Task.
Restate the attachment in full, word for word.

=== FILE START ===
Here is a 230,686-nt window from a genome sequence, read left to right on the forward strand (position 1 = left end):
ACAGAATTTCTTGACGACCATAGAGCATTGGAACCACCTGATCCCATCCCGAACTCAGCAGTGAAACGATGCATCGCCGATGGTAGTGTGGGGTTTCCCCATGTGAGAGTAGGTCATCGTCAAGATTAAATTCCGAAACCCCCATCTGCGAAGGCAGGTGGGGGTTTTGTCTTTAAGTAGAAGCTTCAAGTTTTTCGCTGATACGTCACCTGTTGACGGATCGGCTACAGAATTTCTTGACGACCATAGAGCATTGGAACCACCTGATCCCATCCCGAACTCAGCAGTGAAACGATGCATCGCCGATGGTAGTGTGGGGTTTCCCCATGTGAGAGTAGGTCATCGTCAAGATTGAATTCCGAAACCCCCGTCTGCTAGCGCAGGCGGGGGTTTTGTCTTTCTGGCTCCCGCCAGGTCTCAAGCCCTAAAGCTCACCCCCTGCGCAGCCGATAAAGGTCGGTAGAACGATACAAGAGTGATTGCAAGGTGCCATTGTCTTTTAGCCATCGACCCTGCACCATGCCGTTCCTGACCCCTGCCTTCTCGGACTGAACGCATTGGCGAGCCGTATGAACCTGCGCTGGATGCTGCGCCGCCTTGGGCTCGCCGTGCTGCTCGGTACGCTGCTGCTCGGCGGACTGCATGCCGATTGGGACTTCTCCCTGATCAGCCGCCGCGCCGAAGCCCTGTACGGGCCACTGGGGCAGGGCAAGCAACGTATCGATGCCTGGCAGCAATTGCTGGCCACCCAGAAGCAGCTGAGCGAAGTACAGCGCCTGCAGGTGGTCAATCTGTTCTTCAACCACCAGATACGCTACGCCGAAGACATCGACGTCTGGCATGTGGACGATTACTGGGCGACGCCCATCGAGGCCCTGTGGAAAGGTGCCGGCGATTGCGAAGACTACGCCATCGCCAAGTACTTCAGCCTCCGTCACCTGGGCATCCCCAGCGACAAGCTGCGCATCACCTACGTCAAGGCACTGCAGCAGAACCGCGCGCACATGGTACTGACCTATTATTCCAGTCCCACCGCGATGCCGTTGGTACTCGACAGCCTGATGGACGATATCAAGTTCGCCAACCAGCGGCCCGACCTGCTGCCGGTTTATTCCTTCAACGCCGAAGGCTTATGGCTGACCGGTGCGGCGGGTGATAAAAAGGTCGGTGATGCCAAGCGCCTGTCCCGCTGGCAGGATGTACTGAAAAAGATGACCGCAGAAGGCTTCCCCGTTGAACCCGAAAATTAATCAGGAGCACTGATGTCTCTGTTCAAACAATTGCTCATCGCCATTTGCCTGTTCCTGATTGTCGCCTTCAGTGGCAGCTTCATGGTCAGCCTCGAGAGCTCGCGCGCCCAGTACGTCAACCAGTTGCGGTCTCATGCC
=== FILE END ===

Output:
Here is a 230,686-nt window from a genome sequence, read left to right on the forward strand (position 1 = left end):
ACAGAATTTCTTGACGACCATAGAGCATTGGAACCACCTGATCCCATCCCGAACTCAGCAGTGAAACGATGCATCGCCGATGGTAGTGTGGGGTTTCCCCATGTGAGAGTAGGTCATCGTCAAGATTAAATTCCGAAACCCCCATCTGCGAAGGCAGGTGGGGGTTTTGTCTTTAAGTAGAAGCTTCAAGTTTTTCGCTGATACGTCACCTGTTGACGGATCGGCTACAGAATTTCTTGACGACCATAGAGCATTGGAACCACCTGATCCCATCCCGAACTCAGCAGTGAAACGATGCATCGCCGATGGTAGTGTGGGGTTTCCCCATGTGAGAGTAGGTCATCGTCAAGATTGAATTCCGAAACCCCCGTCTGCTAGCGCAGGCGGGGGTTTTGTCTTTCTGGCTCCCGCCAGGTCTCAAGCCCTAAAGCTCACCCCCTGCGCAGCCGATAAAGGTCGGTAGAACGATACAAGAGTGATTGCAAGGTGCCATTGTCTTTTAGCCATCGACCCTGCACCATGCCGTTCCTGACCCCTGCCTTCTCGGACTGAACGCATTGGCGAGCCGTATGAACCTGCGCTGGATGCTGCGCCGCCTTGGGCTCGCCGTGCTGCTCGGTACGCTGCTGCTCGGCGGACTGCATGCCGATTGGGACTTCTCCCTGATCAGCCGCCGCGCCGAAGCCCTGTACGGGCCACTGGGGCAGGGCAAGCAACGTATCGATGCCTGGCAGCAATTGCTGGCCACCCAGAAGCAGCTGAGCGAAGTACAGCGCCTGCAGGTGGTCAATCTGTTCTTCAACCACCAGATACGCTACGCCGAAGACATCGACGTCTGGCATGTGGACGATTACTGGGCGACGCCCATCGAGGCCCTGTGGAAAGGTGCCGGCGATTGCGAAGACTACGCCATCGCCAAGTACTTCAGCCTCCGTCACCTGGGCATCCCCAGCGACAAGCTGCGCATCACCTACGTCAAGGCACTGCAGCAGAACCGCGCGCACATGGTACTGACCTATTATTCCAGTCCCACCGCGATGCCGTTGGTACTCGACAGCCTGATGGACGATATCAAGTTCGCCAACCAGCGGCCCGACCTGCTGCCGGTTTATTCCTTCAACGCCGAAGGCTTATGGCTGACCGGTGCGGCGGGTGATAAAAAGGTCGGTGATGCCAAGCGCCTGTCCCGCTGGCAGGATGTACTGAAAAAGATGACCGCAGAAGGCTTCCCCGTTGAACCCGAAAATTAATCAGGAGCACTGATGTCTCTGTTCAAACAATTGCTCATCGCCATTTGCCTGTTCCTGATTGTCGCCTTCAGTGGCAGCTTCATGGTCAGCCTCGAGAGCTCGCGCGCCCAGTACGTCAACCAGTTGCGGTCTCATGCC